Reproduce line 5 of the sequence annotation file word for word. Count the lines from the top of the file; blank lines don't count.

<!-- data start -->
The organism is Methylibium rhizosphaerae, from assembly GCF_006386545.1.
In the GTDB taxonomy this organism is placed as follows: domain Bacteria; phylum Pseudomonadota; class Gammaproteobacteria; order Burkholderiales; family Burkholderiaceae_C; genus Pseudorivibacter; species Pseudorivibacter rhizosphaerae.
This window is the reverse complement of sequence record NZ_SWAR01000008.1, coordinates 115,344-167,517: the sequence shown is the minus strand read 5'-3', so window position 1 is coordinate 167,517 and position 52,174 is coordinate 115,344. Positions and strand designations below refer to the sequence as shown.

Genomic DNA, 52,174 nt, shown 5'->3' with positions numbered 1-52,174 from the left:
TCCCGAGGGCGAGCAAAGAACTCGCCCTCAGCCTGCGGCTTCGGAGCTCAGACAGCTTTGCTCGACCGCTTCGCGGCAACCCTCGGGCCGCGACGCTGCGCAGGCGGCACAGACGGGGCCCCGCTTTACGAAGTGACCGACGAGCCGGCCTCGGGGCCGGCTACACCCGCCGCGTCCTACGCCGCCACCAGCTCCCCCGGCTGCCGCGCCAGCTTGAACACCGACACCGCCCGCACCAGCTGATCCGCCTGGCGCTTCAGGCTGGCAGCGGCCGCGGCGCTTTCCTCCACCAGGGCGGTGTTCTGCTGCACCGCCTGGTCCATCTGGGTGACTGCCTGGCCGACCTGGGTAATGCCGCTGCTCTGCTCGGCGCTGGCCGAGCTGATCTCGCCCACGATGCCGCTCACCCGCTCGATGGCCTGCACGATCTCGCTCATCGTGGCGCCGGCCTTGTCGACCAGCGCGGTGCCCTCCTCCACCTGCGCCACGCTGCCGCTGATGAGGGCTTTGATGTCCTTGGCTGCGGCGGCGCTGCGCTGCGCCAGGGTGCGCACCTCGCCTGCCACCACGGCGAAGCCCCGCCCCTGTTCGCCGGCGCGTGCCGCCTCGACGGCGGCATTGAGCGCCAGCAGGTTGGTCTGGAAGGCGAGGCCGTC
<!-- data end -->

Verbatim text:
TCCCGAGGGCGAGCAAAGAACTCGCCCTCAGCCTGCGGCTTCGGAGCTCAGACAGCTTTGCTCGACCGCTTCGCGGCAACCCTCGGGCCGCGACGCTGCGCAGGCGGCACAGACGGGGCCCCGCTTTACGAAGTGACCGACGAGCCGGCCTCGGGGCCGGCTACACCCGCCGCGTCCTACGCCGCCACCAGCTCCCCCGGCTGCCGCGCCAGCTTGAACACCGACACCGCCCGCACCAGCTGATCCGCCTGGCGCTTCAGGCTGGCAGCGGCCGCGGCGCTTTCCTCCACCAGGGCGGTGTTCTGCTGCACCGCCTGGTCCATCTGGGTGACTGCCTGGCCGACCTGGGTAATGCCGCTGCTCTGCTCGGCGCTGGCCGAGCTGATCTCGCCCACGATGCCGCTCACCCGCTCGATGGCCTGCACGATCTCGCTCATCGTGGCGCCGGCCTTGTCGACCAGCGCGGTGCCCTCCTCCACCTGCGCCACGCTGCCGCTGATGAGGGCTTTGATGTCCTTGGCTGCGGCGGCGCTGCGCTGCGCCAGGGTGCGCACCTCGCCTGCCACCACGGCGAAGCCCCGCCCCTGTTCGCCGGCGCGTGCCGCCTCGACGGCGGCATTGAGCGCCAGCAGGTTGGTCTGGAAGGCGAGGCCGTC